• Competing interests AS: received speaker/consulting fees from UCB, Novartis and Lilly AK: Speakers bureau, Consultancy: AbbVie, Amgen, Bristol-Myers Squibb, Eli Lilly, Gilead, Janssen, Merck Sharp and Dohme, Novartis, UCB und Pfizer SAB: received an ASPIRE grant from Pfizer JS received grants from Abbvie, Astra-Zeneca, Janssen, Lilly, Novartis, Roche and honoraria from Abbvie, Amgen, Astra-Zeneca, Astro, BMS, Celgene, Celltrion, Chugai, Gilead, ILTOO, Janssen, Lilly, MSD, Novartis-Sandoz, Pfizer, Roche, Samsung, Sanofi, UCB DvdH: received consulting fees from AbbVie, Amgen, Astellas, AstraZeneca, BMS, Boehringer Ingelheim, Celgene, Daiichi, Eli-Lilly, Galapagos, Gilead, Glaxo-Smith-Kline, Janssen, Merck, Novartis, Pfizer, Regeneron, Roche, Sanofi, Takeda, UCB Pharma and is Director of Imaging Rheumatology bv RC received consulting fees from Abbvie, BMS, Amgen, Celltrion, Eli-Lilly, Fresenius-Kabi, Galapagos, Janssen, MSD, Novartis, Pfizer, UCB Pharma. CJE Has received fees from Abbvie, Astra Zeneca, BMS, Celgene, Celltrion, Fresenius Kabi, Gilead, Galapagos, GSK, Janssen, Eli Lilly, Pfizer, Roche, Sanofi for advisory boards, speakers bureau and research support PV received consulting fees from Abbvie, BMS, Celltrion, Eli Lilly, Galapagos, Gilead, Nordic Pharma, Pfizer, Sidekick Health, UCB and speaker’s fees from Eli Lilly, Galapagos, MSD and Roularta. Holds the Pfizer Chair Early RA Management at KU Leuven. SdS: none JEP received research grants from AbbVie, Frensenius Kabi, Mallinckrodt Pharmaceuticals, Pfizer, Seattle Genetics and consulting fees from AbbVie, Amgen, Astra Zeneca, BI, BMS, Celltrion, EMERALD, Frensenius Kabi, Galapagos, GSK, Janssen, Lilly, Mallinckrodt Pharmaceuticals, Medexus, Mitsubishi Tanabe Pharma, Novartis, Pfizer, Roche, Sandoz, Samsung, Sobi, Viatris TT received grants from AbbVie, Asahikasei, AYUMI, Chugai, Eli Lilly Japan, Mitsubishi-Tanabe, Ono, and honoraria from AbbVie, Asahikasei, Astellas, Bristol-Myers Squibb, Chugai., Daiichi Sankyo., Eisai, Eli Lilly Japan, Gilead Sciences, Janssen K.K., Mitsubishi-Tanabe, Pfizer Japan KLH: Honoraria from Abbvie (Speakers’ fees) and Research Grants from Pfizer and BMS KLW received research grants from Pfizer, BMS, and GSK, and scientific consulting fees from UCB, Abbvie, BMS, Galapagos, Gilead, Lilly, GSK, Roche, and Novartis DA received grants, speaker fees, or consultancy fees from Abbvie, Amgen, Lilly, Janssen, Merck, Novartis, Pfizer, Roche, Sandoz, Sanofi, and Sobi TAS has received grant/research support from AbbVie and Roche, has been a consultant for AbbVie and Sanofi Genzyme, and has been a paid speaker for AbbVie, Novartis, Roche, Sanofi, and Takeda JWS: none RBML received consulting fees from AbbVie, BMS, Celgene, Eli-Lilly, Galapagos, Gilead, Glaxo-Smith-Kline, Janssen, Merck, Novartis, Pfizer, Roche, UCB and is Director of Rheumatology Consultancy by JSS, DvdH, KLH, KLW, DA and RBML are members of the Editorial Board of ARD.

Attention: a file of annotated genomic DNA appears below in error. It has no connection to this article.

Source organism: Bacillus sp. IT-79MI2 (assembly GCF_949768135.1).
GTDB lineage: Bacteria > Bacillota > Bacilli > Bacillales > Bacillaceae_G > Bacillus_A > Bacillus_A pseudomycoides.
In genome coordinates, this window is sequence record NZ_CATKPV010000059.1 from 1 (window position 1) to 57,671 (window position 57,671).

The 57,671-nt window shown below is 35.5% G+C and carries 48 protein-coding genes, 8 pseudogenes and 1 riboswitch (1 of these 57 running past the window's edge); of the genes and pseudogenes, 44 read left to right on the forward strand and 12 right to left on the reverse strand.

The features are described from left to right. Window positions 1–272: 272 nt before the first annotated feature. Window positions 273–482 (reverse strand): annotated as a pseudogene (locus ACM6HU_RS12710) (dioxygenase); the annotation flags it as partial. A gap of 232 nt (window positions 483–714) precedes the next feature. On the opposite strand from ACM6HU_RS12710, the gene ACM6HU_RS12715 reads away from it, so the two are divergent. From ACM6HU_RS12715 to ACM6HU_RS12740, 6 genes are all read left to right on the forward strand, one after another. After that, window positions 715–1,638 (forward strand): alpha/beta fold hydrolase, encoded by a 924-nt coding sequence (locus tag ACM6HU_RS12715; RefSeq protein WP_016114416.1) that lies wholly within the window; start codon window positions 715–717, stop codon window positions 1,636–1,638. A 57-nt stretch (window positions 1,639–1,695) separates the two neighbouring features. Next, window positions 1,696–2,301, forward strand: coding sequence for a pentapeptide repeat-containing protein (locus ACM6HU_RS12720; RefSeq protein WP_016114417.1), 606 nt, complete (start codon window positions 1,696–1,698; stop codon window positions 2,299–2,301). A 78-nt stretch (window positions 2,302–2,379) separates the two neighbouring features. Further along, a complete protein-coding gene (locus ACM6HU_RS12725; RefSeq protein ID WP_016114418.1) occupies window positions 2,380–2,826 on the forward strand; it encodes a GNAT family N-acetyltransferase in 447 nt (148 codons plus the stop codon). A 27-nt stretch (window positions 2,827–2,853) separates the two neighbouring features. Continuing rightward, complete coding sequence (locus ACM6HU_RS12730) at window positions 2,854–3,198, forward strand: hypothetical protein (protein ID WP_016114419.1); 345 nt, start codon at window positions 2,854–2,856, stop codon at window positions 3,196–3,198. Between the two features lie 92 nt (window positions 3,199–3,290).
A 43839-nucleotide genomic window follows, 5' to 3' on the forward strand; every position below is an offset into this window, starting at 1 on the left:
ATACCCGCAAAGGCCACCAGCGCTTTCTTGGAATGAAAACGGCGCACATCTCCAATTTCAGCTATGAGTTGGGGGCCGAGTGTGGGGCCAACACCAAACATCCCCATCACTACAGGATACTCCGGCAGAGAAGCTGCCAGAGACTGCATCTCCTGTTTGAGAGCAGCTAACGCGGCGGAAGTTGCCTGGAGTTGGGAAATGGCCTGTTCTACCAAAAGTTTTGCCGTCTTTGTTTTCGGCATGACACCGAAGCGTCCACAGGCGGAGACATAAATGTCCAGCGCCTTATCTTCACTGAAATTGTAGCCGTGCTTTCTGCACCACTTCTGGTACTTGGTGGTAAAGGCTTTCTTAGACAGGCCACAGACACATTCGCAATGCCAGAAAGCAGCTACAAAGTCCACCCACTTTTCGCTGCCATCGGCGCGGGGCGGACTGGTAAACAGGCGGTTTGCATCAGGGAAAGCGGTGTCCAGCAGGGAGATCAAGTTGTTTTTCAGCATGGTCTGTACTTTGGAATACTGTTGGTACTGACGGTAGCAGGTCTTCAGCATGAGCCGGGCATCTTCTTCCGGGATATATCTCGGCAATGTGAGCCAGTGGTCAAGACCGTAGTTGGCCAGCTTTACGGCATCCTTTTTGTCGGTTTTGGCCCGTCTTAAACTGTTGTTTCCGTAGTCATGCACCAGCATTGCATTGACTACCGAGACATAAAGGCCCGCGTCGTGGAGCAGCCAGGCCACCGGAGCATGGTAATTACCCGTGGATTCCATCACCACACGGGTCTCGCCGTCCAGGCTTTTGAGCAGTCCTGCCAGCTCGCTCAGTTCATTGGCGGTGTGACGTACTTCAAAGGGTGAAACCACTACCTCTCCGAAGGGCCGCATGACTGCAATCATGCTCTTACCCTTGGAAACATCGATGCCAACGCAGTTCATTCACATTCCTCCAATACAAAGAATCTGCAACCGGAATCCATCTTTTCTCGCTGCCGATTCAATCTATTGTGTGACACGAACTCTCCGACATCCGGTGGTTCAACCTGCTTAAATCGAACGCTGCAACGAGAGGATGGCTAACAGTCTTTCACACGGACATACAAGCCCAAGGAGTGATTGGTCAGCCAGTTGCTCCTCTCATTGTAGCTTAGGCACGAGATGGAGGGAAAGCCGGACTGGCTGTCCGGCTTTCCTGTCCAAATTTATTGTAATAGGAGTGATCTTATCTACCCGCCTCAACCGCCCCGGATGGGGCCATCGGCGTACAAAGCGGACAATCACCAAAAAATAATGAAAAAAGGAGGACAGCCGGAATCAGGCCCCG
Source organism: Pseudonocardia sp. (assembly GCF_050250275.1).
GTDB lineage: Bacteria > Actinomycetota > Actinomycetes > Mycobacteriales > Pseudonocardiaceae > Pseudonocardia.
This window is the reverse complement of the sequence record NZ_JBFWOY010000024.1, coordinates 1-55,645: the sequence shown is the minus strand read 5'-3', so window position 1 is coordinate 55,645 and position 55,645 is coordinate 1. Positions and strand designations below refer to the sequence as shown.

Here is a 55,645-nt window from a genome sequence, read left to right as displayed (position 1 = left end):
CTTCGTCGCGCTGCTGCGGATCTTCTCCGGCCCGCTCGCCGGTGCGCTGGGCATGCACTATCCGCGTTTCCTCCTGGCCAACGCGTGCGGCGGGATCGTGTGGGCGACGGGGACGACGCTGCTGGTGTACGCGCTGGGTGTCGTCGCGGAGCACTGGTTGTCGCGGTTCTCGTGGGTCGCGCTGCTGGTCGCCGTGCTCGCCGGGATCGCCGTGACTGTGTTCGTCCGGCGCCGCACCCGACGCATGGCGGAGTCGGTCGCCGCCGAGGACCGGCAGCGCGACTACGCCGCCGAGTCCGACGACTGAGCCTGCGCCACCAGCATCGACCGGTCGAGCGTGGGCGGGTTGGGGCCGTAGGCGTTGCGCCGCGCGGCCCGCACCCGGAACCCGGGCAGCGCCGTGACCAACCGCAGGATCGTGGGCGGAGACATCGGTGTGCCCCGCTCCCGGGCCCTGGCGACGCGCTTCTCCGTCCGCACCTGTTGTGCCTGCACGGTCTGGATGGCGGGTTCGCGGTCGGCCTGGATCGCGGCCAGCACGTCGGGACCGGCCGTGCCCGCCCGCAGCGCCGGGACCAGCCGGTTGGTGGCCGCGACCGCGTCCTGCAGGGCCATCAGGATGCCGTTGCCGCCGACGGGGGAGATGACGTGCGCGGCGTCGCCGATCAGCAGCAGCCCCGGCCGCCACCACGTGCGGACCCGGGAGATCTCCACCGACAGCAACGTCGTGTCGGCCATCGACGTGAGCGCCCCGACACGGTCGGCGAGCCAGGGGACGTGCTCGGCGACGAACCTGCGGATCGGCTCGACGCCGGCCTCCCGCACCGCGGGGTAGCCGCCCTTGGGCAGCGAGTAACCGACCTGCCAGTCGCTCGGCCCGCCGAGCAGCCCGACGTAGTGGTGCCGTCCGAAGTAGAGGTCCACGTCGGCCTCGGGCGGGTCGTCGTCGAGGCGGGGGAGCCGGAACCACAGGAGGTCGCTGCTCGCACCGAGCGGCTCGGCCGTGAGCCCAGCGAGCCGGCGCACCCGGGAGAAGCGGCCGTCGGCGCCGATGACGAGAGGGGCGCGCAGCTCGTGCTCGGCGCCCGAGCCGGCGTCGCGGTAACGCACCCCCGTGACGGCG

• Provenance and peer review Not commissioned; externally peer reviewed.